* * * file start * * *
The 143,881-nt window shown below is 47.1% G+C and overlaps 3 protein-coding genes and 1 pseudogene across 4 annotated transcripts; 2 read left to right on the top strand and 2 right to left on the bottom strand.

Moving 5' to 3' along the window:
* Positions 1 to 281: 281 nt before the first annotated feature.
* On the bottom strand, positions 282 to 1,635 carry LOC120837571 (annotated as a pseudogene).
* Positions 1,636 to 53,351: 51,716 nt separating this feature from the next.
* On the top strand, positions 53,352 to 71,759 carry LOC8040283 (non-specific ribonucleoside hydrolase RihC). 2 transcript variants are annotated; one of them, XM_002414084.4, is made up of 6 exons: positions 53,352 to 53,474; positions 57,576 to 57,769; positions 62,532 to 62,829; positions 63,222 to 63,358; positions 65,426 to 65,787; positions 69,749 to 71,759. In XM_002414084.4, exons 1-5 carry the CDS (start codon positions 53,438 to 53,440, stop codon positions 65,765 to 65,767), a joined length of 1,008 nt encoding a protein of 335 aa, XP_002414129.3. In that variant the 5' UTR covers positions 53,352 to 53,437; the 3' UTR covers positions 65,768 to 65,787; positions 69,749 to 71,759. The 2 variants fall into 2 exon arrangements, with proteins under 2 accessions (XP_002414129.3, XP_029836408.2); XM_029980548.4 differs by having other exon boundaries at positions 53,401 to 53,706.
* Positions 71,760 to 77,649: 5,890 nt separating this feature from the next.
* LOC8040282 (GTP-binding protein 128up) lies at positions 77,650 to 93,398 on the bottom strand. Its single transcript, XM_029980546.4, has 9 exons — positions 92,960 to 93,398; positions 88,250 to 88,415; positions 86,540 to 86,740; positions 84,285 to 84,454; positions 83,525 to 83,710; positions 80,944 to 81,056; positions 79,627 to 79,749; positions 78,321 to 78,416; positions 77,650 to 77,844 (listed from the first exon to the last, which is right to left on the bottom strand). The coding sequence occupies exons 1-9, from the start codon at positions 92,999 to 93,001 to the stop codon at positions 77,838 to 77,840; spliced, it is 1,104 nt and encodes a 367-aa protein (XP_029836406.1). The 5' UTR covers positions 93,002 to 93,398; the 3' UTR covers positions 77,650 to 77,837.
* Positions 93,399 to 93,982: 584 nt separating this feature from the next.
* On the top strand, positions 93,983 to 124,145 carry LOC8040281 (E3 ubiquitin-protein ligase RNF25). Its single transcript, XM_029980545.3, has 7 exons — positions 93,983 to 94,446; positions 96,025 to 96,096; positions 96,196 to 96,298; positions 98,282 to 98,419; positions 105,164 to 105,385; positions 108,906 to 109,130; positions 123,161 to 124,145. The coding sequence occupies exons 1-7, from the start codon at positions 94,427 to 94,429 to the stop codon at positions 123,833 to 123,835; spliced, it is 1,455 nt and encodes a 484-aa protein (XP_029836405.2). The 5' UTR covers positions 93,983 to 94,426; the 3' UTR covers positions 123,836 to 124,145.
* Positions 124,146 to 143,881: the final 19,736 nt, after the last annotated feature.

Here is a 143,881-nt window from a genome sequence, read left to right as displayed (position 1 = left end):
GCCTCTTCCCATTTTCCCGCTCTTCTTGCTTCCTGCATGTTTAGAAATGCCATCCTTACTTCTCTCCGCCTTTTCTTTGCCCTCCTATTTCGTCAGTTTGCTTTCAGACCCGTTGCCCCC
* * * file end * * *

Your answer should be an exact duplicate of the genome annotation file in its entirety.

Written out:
The 143,881-nt window shown below is 47.1% G+C and overlaps 3 protein-coding genes and 1 pseudogene across 4 annotated transcripts; 2 read left to right on the top strand and 2 right to left on the bottom strand.

Moving 5' to 3' along the window:
* Positions 1 to 281: 281 nt before the first annotated feature.
* On the bottom strand, positions 282 to 1,635 carry LOC120837571 (annotated as a pseudogene).
* Positions 1,636 to 53,351: 51,716 nt separating this feature from the next.
* On the top strand, positions 53,352 to 71,759 carry LOC8040283 (non-specific ribonucleoside hydrolase RihC). 2 transcript variants are annotated; one of them, XM_002414084.4, is made up of 6 exons: positions 53,352 to 53,474; positions 57,576 to 57,769; positions 62,532 to 62,829; positions 63,222 to 63,358; positions 65,426 to 65,787; positions 69,749 to 71,759. In XM_002414084.4, exons 1-5 carry the CDS (start codon positions 53,438 to 53,440, stop codon positions 65,765 to 65,767), a joined length of 1,008 nt encoding a protein of 335 aa, XP_002414129.3. In that variant the 5' UTR covers positions 53,352 to 53,437; the 3' UTR covers positions 65,768 to 65,787; positions 69,749 to 71,759. The 2 variants fall into 2 exon arrangements, with proteins under 2 accessions (XP_002414129.3, XP_029836408.2); XM_029980548.4 differs by having other exon boundaries at positions 53,401 to 53,706.
* Positions 71,760 to 77,649: 5,890 nt separating this feature from the next.
* LOC8040282 (GTP-binding protein 128up) lies at positions 77,650 to 93,398 on the bottom strand. Its single transcript, XM_029980546.4, has 9 exons — positions 92,960 to 93,398; positions 88,250 to 88,415; positions 86,540 to 86,740; positions 84,285 to 84,454; positions 83,525 to 83,710; positions 80,944 to 81,056; positions 79,627 to 79,749; positions 78,321 to 78,416; positions 77,650 to 77,844 (listed from the first exon to the last, which is right to left on the bottom strand). The coding sequence occupies exons 1-9, from the start codon at positions 92,999 to 93,001 to the stop codon at positions 77,838 to 77,840; spliced, it is 1,104 nt and encodes a 367-aa protein (XP_029836406.1). The 5' UTR covers positions 93,002 to 93,398; the 3' UTR covers positions 77,650 to 77,837.
* Positions 93,399 to 93,982: 584 nt separating this feature from the next.
* On the top strand, positions 93,983 to 124,145 carry LOC8040281 (E3 ubiquitin-protein ligase RNF25). Its single transcript, XM_029980545.3, has 7 exons — positions 93,983 to 94,446; positions 96,025 to 96,096; positions 96,196 to 96,298; positions 98,282 to 98,419; positions 105,164 to 105,385; positions 108,906 to 109,130; positions 123,161 to 124,145. The coding sequence occupies exons 1-7, from the start codon at positions 94,427 to 94,429 to the stop codon at positions 123,833 to 123,835; spliced, it is 1,455 nt and encodes a 484-aa protein (XP_029836405.2). The 5' UTR covers positions 93,983 to 94,426; the 3' UTR covers positions 123,836 to 124,145.
* Positions 124,146 to 143,881: the final 19,736 nt, after the last annotated feature.

Here is a 143,881-nt window from a genome sequence, read left to right as displayed (position 1 = left end):
GCCTCTTCCCATTTTCCCGCTCTTCTTGCTTCCTGCATGTTTAGAAATGCCATCCTTACTTCTCTCCGCCTTTTCTTTGCCCTCCTATTTCGTCAGTTTGCTTTCAGACCCGTTGCCCCC